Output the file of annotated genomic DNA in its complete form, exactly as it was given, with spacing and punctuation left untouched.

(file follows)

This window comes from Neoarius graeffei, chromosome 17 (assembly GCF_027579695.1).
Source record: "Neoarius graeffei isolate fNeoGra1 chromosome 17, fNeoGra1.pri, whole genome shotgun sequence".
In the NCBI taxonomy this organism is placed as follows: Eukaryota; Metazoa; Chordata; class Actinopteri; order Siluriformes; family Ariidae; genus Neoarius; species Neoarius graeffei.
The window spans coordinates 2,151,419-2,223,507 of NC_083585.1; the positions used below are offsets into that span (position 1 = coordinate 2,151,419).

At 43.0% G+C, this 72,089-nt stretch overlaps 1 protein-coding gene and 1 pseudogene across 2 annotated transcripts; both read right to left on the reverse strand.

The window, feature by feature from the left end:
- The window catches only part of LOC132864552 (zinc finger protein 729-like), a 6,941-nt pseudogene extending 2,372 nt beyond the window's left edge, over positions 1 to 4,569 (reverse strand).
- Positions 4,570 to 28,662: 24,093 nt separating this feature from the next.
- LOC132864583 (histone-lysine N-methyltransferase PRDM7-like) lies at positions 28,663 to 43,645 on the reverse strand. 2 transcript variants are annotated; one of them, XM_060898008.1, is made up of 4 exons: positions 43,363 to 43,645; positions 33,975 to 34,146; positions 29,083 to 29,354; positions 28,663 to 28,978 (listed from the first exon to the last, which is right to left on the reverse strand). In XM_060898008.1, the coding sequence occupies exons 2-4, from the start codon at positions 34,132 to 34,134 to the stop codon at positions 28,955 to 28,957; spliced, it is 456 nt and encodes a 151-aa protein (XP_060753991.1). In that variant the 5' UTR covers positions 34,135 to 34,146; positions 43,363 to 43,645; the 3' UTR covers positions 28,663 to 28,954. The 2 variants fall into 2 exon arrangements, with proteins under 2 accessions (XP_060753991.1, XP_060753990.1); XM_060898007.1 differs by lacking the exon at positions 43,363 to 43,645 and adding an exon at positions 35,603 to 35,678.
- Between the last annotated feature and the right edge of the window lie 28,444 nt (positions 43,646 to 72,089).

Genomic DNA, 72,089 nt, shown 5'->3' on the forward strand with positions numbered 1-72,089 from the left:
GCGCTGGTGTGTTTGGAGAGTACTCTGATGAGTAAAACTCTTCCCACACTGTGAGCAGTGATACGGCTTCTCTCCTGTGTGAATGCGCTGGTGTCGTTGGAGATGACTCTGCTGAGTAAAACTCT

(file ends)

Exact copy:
This window comes from Neoarius graeffei, chromosome 17 (assembly GCF_027579695.1).
Source record: "Neoarius graeffei isolate fNeoGra1 chromosome 17, fNeoGra1.pri, whole genome shotgun sequence".
In the NCBI taxonomy this organism is placed as follows: Eukaryota; Metazoa; Chordata; class Actinopteri; order Siluriformes; family Ariidae; genus Neoarius; species Neoarius graeffei.
The window spans coordinates 2,151,419-2,223,507 of NC_083585.1; the positions used below are offsets into that span (position 1 = coordinate 2,151,419).

At 43.0% G+C, this 72,089-nt stretch overlaps 1 protein-coding gene and 1 pseudogene across 2 annotated transcripts; both read right to left on the reverse strand.

The window, feature by feature from the left end:
- The window catches only part of LOC132864552 (zinc finger protein 729-like), a 6,941-nt pseudogene extending 2,372 nt beyond the window's left edge, over positions 1 to 4,569 (reverse strand).
- Positions 4,570 to 28,662: 24,093 nt separating this feature from the next.
- LOC132864583 (histone-lysine N-methyltransferase PRDM7-like) lies at positions 28,663 to 43,645 on the reverse strand. 2 transcript variants are annotated; one of them, XM_060898008.1, is made up of 4 exons: positions 43,363 to 43,645; positions 33,975 to 34,146; positions 29,083 to 29,354; positions 28,663 to 28,978 (listed from the first exon to the last, which is right to left on the reverse strand). In XM_060898008.1, the coding sequence occupies exons 2-4, from the start codon at positions 34,132 to 34,134 to the stop codon at positions 28,955 to 28,957; spliced, it is 456 nt and encodes a 151-aa protein (XP_060753991.1). In that variant the 5' UTR covers positions 34,135 to 34,146; positions 43,363 to 43,645; the 3' UTR covers positions 28,663 to 28,954. The 2 variants fall into 2 exon arrangements, with proteins under 2 accessions (XP_060753991.1, XP_060753990.1); XM_060898007.1 differs by lacking the exon at positions 43,363 to 43,645 and adding an exon at positions 35,603 to 35,678.
- Between the last annotated feature and the right edge of the window lie 28,444 nt (positions 43,646 to 72,089).

Genomic DNA, 72,089 nt, shown 5'->3' on the forward strand with positions numbered 1-72,089 from the left:
GCGCTGGTGTGTTTGGAGAGTACTCTGATGAGTAAAACTCTTCCCACACTGTGAGCAGTGATACGGCTTCTCTCCTGTGTGAATGCGCTGGTGTCGTTGGAGATGACTCTGCTGAGTAAAACTCT